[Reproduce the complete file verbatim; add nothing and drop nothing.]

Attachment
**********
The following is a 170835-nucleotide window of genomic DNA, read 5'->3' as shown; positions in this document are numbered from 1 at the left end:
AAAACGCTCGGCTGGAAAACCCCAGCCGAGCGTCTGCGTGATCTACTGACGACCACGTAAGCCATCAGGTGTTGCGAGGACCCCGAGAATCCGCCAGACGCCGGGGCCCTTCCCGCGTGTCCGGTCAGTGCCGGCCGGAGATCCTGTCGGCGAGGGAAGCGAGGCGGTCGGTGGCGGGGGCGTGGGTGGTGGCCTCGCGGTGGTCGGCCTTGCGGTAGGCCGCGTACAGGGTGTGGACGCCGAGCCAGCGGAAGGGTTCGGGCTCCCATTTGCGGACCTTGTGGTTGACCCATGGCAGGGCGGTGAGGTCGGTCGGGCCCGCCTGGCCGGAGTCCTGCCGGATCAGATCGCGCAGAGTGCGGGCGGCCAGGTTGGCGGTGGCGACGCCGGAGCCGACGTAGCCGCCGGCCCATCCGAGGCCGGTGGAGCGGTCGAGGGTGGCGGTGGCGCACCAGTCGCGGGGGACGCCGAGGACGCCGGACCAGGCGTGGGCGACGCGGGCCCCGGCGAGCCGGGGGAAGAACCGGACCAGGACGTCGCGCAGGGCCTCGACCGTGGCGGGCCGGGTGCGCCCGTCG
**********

The following is a 170835-nucleotide window of genomic DNA, read 5'->3' as shown; positions in this document are numbered from 1 at the left end:
AAAACGCTCGGCTGGAAAACCCCAGCCGAGCGTCTGCGTGATCTACTGACGACCACGTAAGCCATCAGGTGTTGCGAGGACCCCGAGAATCCGCCAGACGCCGGGGCCCTTCCCGCGTGTCCGGTCAGTGCCGGCCGGAGATCCTGTCGGCGAGGGAAGCGAGGCGGTCGGTGGCGGGGGCGTGGGTGGTGGCCTCGCGGTGGTCGGCCTTGCGGTAGGCCGCGTACAGGGTGTGGACGCCGAGCCAGCGGAAGGGTTCGGGCTCCCATTTGCGGACCTTGTGGTTGACCCATGGCAGGGCGGTGAGGTCGGTCGGGCCCGCCTGGCCGGAGTCCTGCCGGATCAGATCGCGCAGAGTGCGGGCGGCCAGGTTGGCGGTGGCGACGCCGGAGCCGACGTAGCCGCCGGCCCATCCGAGGCCGGTGGAGCGGTCGAGGGTGGCGGTGGCGCACCAGTCGCGGGGGACGCCGAGGACGCCGGACCAGGCGTGGGCGACGCGGGCCCCGGCGAGCCGGGGGAAGAACCGGACCAGGACGTCGCGCAGGGCCTCGACCGTGGCGGGCCGGGTGCGCCCGTCG